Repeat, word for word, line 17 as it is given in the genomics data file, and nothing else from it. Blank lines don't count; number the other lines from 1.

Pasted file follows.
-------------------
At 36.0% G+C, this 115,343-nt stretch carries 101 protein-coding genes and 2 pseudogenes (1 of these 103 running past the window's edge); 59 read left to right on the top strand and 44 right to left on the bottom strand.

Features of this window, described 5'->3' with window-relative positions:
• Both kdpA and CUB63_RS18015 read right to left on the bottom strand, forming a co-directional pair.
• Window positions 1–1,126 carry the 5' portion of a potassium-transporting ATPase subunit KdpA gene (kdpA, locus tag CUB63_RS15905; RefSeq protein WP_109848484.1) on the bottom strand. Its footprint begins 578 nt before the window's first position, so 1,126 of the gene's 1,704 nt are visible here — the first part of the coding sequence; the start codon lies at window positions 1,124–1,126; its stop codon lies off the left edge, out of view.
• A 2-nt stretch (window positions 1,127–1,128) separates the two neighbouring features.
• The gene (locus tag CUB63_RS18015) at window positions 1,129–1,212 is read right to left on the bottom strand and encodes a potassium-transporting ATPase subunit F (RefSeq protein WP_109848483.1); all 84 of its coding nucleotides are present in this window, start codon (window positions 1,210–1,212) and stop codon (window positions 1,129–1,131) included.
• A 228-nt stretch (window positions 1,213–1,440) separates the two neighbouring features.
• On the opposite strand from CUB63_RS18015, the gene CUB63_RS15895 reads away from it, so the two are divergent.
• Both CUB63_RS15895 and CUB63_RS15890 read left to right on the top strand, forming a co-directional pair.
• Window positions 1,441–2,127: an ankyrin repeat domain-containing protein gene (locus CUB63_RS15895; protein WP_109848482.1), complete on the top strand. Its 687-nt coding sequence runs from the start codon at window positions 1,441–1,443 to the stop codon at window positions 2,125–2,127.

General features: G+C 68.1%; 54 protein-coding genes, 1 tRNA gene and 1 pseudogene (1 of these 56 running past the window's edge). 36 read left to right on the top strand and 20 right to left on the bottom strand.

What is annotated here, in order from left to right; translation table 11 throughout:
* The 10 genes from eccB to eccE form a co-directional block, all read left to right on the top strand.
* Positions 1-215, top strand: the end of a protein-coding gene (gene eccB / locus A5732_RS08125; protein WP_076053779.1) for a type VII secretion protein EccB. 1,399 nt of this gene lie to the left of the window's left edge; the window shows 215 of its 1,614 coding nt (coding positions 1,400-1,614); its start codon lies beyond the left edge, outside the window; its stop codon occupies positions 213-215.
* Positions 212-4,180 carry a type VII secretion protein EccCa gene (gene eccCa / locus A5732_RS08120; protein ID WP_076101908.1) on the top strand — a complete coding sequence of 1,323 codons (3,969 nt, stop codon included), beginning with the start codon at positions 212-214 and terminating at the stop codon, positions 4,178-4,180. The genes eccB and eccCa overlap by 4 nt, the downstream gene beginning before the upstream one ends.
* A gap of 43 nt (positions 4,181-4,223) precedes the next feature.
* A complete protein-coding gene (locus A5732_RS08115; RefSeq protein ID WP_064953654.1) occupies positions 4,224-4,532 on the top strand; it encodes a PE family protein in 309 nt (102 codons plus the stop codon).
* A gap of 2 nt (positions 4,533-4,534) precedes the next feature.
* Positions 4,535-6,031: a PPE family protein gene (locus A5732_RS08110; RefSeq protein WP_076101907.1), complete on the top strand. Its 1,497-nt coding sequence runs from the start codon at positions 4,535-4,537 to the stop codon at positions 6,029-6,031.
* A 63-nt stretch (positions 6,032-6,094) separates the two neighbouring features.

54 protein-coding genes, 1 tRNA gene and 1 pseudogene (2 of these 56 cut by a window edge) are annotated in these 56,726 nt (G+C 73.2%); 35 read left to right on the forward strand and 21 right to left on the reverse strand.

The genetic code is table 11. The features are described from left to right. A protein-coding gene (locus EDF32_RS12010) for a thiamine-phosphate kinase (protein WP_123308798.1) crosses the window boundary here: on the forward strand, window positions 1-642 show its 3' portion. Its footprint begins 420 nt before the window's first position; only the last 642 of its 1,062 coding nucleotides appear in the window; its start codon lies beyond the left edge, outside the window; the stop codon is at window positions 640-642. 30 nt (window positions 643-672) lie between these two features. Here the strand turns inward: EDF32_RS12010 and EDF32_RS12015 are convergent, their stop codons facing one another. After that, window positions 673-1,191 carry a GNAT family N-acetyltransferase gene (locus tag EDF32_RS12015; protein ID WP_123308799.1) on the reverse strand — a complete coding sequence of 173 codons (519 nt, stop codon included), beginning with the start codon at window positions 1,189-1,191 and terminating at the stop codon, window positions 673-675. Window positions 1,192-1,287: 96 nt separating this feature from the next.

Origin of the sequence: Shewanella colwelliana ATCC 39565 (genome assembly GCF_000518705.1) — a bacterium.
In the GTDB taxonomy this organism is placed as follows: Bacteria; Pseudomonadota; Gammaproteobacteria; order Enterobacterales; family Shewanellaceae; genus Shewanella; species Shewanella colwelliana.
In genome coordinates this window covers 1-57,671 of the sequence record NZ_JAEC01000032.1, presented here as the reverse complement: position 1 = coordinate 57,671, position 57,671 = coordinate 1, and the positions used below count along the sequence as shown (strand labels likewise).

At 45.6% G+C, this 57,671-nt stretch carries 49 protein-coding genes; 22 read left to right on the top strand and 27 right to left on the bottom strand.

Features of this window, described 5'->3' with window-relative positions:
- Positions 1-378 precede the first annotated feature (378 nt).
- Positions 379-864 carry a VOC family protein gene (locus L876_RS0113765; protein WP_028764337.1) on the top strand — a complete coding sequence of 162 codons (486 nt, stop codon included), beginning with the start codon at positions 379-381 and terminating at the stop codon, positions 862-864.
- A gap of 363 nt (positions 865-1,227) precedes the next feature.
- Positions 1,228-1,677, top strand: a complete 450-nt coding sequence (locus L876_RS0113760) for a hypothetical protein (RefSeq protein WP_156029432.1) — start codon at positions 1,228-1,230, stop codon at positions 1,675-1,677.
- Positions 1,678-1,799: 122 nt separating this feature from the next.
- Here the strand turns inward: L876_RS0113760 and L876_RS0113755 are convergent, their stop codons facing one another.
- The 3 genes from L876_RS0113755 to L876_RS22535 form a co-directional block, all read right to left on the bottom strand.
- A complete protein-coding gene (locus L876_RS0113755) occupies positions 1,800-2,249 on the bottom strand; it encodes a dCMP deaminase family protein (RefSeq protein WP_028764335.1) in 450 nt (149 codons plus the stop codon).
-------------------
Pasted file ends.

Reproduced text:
* A complete protein-coding gene (locus A5732_RS08115; RefSeq protein ID WP_064953654.1) occupies positions 4,224-4,532 on the top strand; it encodes a PE family protein in 309 nt (102 codons plus the stop codon).